A £1.5 million research programme has been launched to identify the genes that cause scarring and inform future treatments for those living with scarring.
The five-year project, funded by The Scar Free Foundation and led by the University of Bristol, will include studies of translucent zebrafish.
Live imaging and genetic analysis of the fish, which can regrow tissue and repair wounds rapidly, will be used to model healing and scar formation.
Researchers will also identify genetic differences and investigate the genetic make-up of scarring by analysing DNA data from large groups of people.
These include those with BCG vaccination scarring, children with cleft lip surgery, women with Caesarean section scarring and patients with internal lung scarring.
Paul Martin, professor of cell biology at the University of Bristol, said the project would provide a “unique opportunity to undertake world class research into the genetics of scarring”.
“The programme will enable us to marry up the fantastic population health cohort approaches that Bristol does so well, with our own wet lab experimental and cell biology studies in order to break new ground in scarring research,” Prof Martin said.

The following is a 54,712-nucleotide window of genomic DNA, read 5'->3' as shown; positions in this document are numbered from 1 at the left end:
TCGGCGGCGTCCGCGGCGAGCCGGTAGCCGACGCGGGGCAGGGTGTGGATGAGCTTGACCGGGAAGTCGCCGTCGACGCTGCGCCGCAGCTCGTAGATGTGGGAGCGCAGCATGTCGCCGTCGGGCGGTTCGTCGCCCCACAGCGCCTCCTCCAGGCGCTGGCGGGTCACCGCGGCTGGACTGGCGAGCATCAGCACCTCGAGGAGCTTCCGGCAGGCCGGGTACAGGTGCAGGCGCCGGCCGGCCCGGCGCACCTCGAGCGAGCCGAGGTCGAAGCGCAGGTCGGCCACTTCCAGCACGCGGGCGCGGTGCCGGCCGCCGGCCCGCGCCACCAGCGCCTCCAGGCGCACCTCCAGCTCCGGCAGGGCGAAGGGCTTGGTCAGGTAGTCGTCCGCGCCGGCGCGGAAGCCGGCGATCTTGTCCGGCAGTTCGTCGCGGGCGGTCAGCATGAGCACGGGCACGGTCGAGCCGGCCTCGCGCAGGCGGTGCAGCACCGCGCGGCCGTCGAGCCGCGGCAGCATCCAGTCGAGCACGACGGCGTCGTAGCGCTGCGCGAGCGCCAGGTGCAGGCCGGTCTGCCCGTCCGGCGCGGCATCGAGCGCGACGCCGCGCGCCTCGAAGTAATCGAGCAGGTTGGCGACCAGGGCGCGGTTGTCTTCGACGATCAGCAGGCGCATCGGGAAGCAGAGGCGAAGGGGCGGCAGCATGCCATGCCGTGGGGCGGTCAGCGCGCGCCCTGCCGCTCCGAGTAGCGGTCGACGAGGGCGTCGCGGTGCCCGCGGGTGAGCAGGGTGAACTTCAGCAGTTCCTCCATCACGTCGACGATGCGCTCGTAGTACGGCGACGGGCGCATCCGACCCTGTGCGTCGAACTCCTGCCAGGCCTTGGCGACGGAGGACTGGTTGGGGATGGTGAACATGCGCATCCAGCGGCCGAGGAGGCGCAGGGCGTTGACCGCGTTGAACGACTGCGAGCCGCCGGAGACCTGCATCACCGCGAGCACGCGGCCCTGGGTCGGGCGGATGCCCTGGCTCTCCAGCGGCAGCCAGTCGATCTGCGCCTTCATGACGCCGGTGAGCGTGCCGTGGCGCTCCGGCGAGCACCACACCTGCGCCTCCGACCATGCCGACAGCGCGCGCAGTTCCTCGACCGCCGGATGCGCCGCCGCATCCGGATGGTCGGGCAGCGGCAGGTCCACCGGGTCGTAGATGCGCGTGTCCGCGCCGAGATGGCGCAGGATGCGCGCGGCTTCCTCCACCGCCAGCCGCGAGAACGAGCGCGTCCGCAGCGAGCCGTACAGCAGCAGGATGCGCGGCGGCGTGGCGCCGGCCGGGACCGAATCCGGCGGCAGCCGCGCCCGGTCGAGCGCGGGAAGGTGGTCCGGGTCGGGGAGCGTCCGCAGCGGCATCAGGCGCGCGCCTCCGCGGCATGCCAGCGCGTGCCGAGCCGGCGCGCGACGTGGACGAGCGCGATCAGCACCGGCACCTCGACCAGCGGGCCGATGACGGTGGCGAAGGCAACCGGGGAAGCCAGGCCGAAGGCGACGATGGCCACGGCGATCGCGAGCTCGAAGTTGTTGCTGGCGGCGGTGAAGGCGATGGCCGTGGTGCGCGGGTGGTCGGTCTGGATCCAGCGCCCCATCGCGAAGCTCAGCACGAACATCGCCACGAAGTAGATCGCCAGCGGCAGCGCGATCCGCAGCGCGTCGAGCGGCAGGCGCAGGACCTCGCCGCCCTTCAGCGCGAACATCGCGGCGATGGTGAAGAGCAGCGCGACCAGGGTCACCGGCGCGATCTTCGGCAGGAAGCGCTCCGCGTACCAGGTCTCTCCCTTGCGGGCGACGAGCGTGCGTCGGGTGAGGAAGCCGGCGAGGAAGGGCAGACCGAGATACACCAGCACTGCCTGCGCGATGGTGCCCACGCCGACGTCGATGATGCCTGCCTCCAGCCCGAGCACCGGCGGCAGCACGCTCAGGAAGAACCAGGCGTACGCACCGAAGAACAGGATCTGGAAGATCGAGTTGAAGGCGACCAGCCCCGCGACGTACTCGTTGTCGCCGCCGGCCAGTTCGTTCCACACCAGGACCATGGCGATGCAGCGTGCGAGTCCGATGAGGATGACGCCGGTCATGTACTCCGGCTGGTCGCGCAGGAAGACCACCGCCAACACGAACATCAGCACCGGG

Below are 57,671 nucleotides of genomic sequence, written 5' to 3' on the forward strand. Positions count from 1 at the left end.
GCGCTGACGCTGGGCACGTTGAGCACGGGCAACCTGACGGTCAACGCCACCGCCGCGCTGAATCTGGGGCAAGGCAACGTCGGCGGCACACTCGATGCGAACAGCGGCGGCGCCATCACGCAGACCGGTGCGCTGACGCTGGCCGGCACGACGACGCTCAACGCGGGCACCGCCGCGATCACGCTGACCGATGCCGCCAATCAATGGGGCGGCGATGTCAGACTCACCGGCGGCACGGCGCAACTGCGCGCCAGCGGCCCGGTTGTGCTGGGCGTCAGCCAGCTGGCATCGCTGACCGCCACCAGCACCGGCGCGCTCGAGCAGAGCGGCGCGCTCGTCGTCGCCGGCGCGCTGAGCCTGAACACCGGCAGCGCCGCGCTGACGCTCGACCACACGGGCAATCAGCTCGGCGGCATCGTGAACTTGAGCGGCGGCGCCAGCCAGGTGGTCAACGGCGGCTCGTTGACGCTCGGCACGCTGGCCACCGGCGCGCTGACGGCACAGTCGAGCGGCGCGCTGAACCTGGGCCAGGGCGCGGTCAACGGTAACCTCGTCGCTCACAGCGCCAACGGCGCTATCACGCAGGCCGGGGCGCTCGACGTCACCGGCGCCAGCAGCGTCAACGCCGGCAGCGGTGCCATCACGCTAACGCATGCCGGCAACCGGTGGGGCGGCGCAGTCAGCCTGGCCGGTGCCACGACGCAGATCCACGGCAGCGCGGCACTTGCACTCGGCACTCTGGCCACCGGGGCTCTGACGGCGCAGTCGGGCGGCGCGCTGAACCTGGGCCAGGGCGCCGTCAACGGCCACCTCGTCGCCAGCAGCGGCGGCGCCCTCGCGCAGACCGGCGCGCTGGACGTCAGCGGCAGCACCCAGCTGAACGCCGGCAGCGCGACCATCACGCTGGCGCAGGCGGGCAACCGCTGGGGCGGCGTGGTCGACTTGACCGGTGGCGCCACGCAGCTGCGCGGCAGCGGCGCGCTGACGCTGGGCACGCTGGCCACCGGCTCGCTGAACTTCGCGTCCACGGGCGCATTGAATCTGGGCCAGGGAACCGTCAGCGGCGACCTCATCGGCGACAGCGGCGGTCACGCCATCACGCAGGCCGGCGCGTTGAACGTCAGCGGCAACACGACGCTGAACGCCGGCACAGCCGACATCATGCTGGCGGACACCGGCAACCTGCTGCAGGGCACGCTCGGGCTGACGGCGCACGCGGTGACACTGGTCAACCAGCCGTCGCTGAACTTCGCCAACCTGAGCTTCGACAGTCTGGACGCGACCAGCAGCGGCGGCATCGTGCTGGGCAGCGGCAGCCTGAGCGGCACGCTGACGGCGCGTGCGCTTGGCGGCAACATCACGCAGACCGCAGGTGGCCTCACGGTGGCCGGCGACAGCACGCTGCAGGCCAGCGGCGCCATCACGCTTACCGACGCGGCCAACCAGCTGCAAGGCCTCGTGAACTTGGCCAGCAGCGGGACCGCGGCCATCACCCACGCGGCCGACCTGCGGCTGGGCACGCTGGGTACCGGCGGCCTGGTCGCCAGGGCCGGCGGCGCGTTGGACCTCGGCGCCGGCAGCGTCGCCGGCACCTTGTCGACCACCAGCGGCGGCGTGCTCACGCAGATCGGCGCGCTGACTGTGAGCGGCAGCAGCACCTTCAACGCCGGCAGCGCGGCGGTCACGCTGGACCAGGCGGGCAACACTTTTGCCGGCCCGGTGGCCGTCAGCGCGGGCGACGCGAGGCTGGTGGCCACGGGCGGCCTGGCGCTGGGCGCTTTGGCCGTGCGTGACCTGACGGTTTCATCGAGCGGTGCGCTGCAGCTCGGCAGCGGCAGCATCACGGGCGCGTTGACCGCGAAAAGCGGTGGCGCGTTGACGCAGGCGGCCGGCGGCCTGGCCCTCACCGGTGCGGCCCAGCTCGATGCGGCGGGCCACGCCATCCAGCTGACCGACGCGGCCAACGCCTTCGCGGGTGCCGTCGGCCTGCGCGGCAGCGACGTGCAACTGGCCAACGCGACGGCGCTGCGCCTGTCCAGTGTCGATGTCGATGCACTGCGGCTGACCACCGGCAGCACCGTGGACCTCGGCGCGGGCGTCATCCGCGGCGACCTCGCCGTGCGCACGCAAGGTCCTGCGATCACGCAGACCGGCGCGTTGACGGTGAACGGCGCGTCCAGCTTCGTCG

It is estimated that 20 million people in the UK have a scar.
Researchers say the findings of the research could be transformative for people both in the UK and across the world.
Dr Beck Richardson, of the University of Bristol, said: “Being a part of this exciting project will allow us to study how certain genes influence wound repair and the severity of subsequent scarring.
“Live imaging studies in translucent zebrafish will allow us to see how changes to these genes affects certain cells involved in scarring and gives us an experimental window through which to watch scars being formed and to identify ways to stop this.”
The Scar Free Foundation is a medical research charity, chaired by Professor Sir Bruce Keogh.
Its mission is to achieve scar-free healing within a generation and improve the lives of those affected by scarring.
Brendan Eley, chief executive of the charity, described the research programme as “ground-breaking”.
“This life changing research will help us identify which factors cause us all to scar differently, and develop innovative treatments to improve patients’ lives,” Mr Eley said.
“Scarring can cause long term emotional and physical problems including pain, itching and loss of movement, requiring the need for frequent operations, skin grafts, cream application multiple times a day and daily physiotherapy.
“We want to find ways of making life easier in the future for the millions of people living with scarring in the UK.”